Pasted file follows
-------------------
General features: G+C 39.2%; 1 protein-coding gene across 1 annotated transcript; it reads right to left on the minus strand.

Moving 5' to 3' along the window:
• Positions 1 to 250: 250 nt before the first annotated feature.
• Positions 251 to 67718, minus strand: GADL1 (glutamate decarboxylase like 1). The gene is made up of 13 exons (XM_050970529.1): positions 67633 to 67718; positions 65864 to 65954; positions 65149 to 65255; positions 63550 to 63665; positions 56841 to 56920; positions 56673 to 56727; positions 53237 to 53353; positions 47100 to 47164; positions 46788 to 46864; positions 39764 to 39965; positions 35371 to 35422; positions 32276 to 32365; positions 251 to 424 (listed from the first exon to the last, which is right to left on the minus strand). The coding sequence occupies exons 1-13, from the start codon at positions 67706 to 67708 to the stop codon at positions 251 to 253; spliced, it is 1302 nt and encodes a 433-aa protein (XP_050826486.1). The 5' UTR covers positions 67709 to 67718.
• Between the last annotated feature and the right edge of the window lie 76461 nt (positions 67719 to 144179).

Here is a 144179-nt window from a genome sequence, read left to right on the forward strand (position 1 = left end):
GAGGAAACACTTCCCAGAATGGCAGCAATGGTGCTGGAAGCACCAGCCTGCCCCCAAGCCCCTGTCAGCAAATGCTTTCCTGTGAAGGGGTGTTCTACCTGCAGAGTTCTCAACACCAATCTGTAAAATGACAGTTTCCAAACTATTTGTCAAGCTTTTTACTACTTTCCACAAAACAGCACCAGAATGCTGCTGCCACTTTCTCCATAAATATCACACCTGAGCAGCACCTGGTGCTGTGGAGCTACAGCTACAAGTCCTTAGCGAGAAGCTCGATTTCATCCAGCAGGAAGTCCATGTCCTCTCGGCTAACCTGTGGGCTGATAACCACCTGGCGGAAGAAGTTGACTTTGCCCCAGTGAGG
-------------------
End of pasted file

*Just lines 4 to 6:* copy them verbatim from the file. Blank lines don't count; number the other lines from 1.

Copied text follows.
• Positions 251 to 67718, minus strand: GADL1 (glutamate decarboxylase like 1). The gene is made up of 13 exons (XM_050970529.1): positions 67633 to 67718; positions 65864 to 65954; positions 65149 to 65255; positions 63550 to 63665; positions 56841 to 56920; positions 56673 to 56727; positions 53237 to 53353; positions 47100 to 47164; positions 46788 to 46864; positions 39764 to 39965; positions 35371 to 35422; positions 32276 to 32365; positions 251 to 424 (listed from the first exon to the last, which is right to left on the minus strand). The coding sequence occupies exons 1-13, from the start codon at positions 67706 to 67708 to the stop codon at positions 251 to 253; spliced, it is 1302 nt and encodes a 433-aa protein (XP_050826486.1). The 5' UTR covers positions 67709 to 67718.
• Between the last annotated feature and the right edge of the window lie 76461 nt (positions 67719 to 144179).

Here is a 144179-nt window from a genome sequence, read left to right on the forward strand (position 1 = left end):